When should an independent contractor become an employee?
Morris Law Center is an award winning Las Vegas, NV based law firm specializing in Outside General Counsel, Real Estate, Personal Injury, Debt Negotiation & Credit Repair, Estate Planning, and Civil Litigation.
Morris Law Center
17010
post-template-default,single,single-post,postid-17010,single-format-standard,ajax_fade,page_not_loaded,,qode-title-hidden,qode-theme-ver-9.1.2,wpb-js-composer js-comp-ver-4.11.2,vc_responsive

04 Aug When should an independent contractor become an employee?

Effective June 2, 2015, S.B. 224 provides that a person is conclusively presumed to be an independent contractor for purposes of NRS Chapter 608 if:
  • The person is not a foreign national who is legally present in the United States;
  • The person is required by contract with the principal to hold any necessary state or local business license and to maintain any necessary occupational license, insurance or bonding; and
  • The person meets 3 or more of the following criteria:
    •  The person has control and discretion over the means and manner of the performance of any work and the result of the work.
    • The person has control over the time the work is performed.
    • The person, with limited exceptions, is not required to work exclusively for the principal.
    • The person is free to hire employees to assist with the work.
    • The person contributes a substantial investment of capital in the business of the person.

Moreover, even if a person is not conclusively presumed to be an independent contractor for failure to satisfy three or more of the criteria set forth in section (c) above, that does not automatically create a presumption that the person is an employee.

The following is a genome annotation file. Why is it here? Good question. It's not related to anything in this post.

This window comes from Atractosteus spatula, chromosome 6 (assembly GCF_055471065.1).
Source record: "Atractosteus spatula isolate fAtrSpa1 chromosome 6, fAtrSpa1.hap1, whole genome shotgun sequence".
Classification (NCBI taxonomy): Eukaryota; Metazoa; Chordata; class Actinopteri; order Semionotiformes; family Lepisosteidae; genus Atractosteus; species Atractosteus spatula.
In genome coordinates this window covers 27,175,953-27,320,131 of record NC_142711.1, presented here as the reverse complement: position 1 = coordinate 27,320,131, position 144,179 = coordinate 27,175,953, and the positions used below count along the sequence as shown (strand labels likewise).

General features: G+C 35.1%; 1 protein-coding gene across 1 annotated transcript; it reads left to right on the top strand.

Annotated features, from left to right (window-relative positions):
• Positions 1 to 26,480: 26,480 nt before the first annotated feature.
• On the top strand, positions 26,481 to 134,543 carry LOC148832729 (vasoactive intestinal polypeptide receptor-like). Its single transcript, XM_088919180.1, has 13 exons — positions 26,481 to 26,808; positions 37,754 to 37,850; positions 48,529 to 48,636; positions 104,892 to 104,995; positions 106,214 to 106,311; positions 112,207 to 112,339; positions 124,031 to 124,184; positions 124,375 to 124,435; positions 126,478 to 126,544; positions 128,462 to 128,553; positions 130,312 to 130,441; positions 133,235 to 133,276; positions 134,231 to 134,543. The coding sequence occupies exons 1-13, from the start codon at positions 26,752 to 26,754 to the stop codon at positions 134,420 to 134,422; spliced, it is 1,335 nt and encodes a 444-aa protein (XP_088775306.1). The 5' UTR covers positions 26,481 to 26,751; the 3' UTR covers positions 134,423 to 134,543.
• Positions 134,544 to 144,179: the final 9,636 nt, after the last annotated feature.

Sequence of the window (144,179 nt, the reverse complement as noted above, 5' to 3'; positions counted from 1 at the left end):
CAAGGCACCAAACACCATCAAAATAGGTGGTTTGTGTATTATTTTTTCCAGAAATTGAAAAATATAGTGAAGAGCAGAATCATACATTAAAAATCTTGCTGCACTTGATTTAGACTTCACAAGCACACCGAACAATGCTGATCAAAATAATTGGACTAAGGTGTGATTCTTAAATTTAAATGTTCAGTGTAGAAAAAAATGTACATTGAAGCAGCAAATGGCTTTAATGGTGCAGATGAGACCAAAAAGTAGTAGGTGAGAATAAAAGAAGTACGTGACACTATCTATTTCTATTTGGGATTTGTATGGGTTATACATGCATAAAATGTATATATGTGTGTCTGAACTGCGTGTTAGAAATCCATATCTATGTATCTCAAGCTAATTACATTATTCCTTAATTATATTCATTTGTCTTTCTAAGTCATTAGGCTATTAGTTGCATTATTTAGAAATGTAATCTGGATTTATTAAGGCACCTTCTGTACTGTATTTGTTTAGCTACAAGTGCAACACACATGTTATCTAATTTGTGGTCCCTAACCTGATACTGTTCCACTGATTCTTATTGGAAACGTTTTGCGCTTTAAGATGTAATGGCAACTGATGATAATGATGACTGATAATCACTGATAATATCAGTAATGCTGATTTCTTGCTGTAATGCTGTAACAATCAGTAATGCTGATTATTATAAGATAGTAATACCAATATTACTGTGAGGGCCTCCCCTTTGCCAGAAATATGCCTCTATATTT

The test if there is not a presumption:

In Terry v. Sapphire Gentlemen’s Club, the Nevada Supreme Court officially adopted the Economic Realities Test to determine under Nevada’s wage and hour statutes whether someone is an employee or an independent contractor.  The test examines various factors:
  • The degree to which the person’s work is controlled by the organization;
  • The individual’s investment in facilities and equipment, if any;
  • The individual’s opportunities for profit or loss, if any;
  • The amount of any initiative, judgment, or foresight the person uses in open-market competition;
  • The permanency of the relationship; and
  • Whether and to what extent the individual’s work is an integral part of the organization’s business or activities.

No one factor is determinative, but the DOL typically finds an employment relationship, rather than a true independent contractor relationship.

For more information or to schedule a free consultation, please call (702)-850-7798 today.

Share this with the world:
No Comments

Post A Comment